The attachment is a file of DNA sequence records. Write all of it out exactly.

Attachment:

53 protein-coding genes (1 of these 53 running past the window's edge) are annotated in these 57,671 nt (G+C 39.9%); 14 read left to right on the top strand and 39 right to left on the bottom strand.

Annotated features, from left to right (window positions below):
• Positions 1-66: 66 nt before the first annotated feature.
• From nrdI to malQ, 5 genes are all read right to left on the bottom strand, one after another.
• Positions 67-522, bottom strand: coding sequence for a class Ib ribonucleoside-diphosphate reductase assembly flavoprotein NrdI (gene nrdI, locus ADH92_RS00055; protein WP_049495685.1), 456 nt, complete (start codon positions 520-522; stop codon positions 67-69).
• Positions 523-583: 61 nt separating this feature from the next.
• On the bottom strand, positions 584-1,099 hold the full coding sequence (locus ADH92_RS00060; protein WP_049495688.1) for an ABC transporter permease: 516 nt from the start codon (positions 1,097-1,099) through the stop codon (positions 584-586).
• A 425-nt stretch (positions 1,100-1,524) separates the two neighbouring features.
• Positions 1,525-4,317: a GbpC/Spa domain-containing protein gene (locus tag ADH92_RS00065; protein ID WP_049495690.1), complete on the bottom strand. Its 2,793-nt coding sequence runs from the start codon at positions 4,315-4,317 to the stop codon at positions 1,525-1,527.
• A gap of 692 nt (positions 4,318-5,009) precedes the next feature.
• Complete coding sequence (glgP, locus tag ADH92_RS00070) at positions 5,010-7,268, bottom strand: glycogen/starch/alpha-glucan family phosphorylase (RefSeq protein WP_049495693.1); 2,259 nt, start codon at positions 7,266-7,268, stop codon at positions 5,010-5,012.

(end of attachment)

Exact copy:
53 protein-coding genes (1 of these 53 running past the window's edge) are annotated in these 57,671 nt (G+C 39.9%); 14 read left to right on the top strand and 39 right to left on the bottom strand.

Annotated features, from left to right (window positions below):
• Positions 1-66: 66 nt before the first annotated feature.
• From nrdI to malQ, 5 genes are all read right to left on the bottom strand, one after another.
• Positions 67-522, bottom strand: coding sequence for a class Ib ribonucleoside-diphosphate reductase assembly flavoprotein NrdI (gene nrdI, locus ADH92_RS00055; protein WP_049495685.1), 456 nt, complete (start codon positions 520-522; stop codon positions 67-69).
• Positions 523-583: 61 nt separating this feature from the next.
• On the bottom strand, positions 584-1,099 hold the full coding sequence (locus ADH92_RS00060; protein WP_049495688.1) for an ABC transporter permease: 516 nt from the start codon (positions 1,097-1,099) through the stop codon (positions 584-586).
• A 425-nt stretch (positions 1,100-1,524) separates the two neighbouring features.
• Positions 1,525-4,317: a GbpC/Spa domain-containing protein gene (locus tag ADH92_RS00065; protein ID WP_049495690.1), complete on the bottom strand. Its 2,793-nt coding sequence runs from the start codon at positions 4,315-4,317 to the stop codon at positions 1,525-1,527.
• A gap of 692 nt (positions 4,318-5,009) precedes the next feature.
• Complete coding sequence (glgP, locus tag ADH92_RS00070) at positions 5,010-7,268, bottom strand: glycogen/starch/alpha-glucan family phosphorylase (RefSeq protein WP_049495693.1); 2,259 nt, start codon at positions 7,266-7,268, stop codon at positions 5,010-5,012.